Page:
2.1        Application: The Bill is applicable to (a) Indian residents or entities incorporated or having place of business in India; (b) parties who have agreed to subject their disputes to the provisions of the Bill by executing a mediation agreement; and (c) international mediation. Clause 3(f) of the Bill defines international mediation as the mediation related to commercial disputes arising out of legal or contractual relationship governed by applicable Indian laws, where at least one party is (i) a foreign national, or (ii) body corporate, limited liability partnership, or association of individuals having place of business outside India, or (iii) a foreign government. In essence, parties who wish to be governed by the Bill must choose Indian law as the substantive law of the contract.

            Additionally, the Bill also applies to commercial disputes where one of the parties is the Central or State government, or its agencies, public bodies, corporations, local bodies, or entities owned or controlled by the appropriate government. However, the scope is limited as matters between private and government bodies which relate to consumer grievances, industrial disputes, etc. are excluded. Nonetheless, the Bill allows the government to notify or refer more kinds of private-public disputes to mediation, if it deems necessary. Further, disputes solely between government entities are not included within the ambit of this Bill. Accordingly, the application of the Bill on government and its agencies is restricted under the current draft.

2.2       Mediation Agreements: As contractual relationships become more sophisticated and nuanced, parties voluntarily factor mediation under the dispute resolution clauses. The Bill envisages a written agreement between parties to be able to submit one or more disputes to mediation. Such agreement can be (a) in the form of a standalone agreement signed by the parties or a mediation clause incorporated in an existing contract, (b) contained in an electronic communication such as e-mails, letters, etc., recognized under the Information Technology Act, 2002, or (c) stated in pleadings of a suit or other legal proceeding in which existence of a mediation agreement is alleged by one party and is not denied by the other party. For instance, a mediation agreement is executed between parties in any of the forms prescribed under (a) and (b) above, and the original agreement is lost. If one party makes an averment regarding the existence of such mediation agreement in its pleadings before a competent court, and this averment is not refuted by the other party, the mediation agreement shall be deemed valid and subsisting under the Bill.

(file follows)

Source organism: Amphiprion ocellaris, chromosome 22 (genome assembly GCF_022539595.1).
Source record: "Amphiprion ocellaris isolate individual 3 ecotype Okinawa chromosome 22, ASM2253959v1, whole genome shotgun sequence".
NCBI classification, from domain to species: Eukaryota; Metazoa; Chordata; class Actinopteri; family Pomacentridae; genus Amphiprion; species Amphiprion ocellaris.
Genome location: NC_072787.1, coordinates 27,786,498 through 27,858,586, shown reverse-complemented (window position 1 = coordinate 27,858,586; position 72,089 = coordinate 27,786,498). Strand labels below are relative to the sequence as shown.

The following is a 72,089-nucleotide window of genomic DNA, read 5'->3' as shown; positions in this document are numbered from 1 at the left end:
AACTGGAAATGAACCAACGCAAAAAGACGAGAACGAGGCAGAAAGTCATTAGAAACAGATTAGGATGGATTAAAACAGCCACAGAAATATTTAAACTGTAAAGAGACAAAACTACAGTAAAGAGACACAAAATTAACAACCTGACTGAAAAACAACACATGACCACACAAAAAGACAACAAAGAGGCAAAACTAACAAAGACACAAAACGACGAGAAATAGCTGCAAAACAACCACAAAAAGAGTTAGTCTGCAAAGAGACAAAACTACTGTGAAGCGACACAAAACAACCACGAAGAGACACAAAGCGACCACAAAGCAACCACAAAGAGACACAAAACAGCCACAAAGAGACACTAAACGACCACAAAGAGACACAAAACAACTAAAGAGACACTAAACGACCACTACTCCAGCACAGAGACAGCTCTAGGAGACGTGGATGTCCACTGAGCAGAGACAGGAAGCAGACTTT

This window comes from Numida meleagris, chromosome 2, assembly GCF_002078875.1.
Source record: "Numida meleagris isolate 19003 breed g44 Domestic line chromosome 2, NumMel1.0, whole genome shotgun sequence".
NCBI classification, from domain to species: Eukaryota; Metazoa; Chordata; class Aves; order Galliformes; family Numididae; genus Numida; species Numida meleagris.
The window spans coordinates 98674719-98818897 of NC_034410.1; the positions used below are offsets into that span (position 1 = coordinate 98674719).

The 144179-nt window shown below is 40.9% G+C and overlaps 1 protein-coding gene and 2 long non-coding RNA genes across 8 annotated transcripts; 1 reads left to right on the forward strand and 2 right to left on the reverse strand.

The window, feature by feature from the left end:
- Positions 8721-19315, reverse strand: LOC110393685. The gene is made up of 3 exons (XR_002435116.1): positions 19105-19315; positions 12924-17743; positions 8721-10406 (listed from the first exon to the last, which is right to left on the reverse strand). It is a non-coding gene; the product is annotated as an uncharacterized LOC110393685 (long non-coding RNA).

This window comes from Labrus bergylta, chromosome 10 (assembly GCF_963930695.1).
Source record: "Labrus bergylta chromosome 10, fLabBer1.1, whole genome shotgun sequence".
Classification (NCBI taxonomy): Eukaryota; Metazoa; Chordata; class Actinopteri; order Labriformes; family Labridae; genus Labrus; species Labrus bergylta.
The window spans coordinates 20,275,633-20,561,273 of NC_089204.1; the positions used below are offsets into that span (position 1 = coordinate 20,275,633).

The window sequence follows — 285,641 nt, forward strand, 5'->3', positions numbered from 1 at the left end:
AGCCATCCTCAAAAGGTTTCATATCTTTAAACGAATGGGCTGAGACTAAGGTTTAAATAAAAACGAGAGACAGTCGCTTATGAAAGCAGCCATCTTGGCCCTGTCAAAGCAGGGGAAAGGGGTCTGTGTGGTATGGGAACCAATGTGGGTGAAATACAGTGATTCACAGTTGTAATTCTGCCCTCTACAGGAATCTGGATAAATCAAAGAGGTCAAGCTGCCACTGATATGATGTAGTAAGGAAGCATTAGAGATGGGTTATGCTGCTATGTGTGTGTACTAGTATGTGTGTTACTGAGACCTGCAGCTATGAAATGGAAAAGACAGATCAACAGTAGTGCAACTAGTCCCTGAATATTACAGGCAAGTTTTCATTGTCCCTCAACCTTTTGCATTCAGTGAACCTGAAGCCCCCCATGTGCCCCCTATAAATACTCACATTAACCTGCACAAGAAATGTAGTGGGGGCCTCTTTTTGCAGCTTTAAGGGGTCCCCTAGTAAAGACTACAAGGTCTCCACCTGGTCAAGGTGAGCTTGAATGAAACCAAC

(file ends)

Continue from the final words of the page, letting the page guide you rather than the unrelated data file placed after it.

The requirement of a written mediation agreement can be easily fulfilled by drafting multi-tier dispute resolution clauses where mediation is the first step. This ease of submitting disputes to mediation will attract parties to mediate. As a consequence, the judicial system will benefit significantly as parties will keep out of court, at least for the foreseeable future.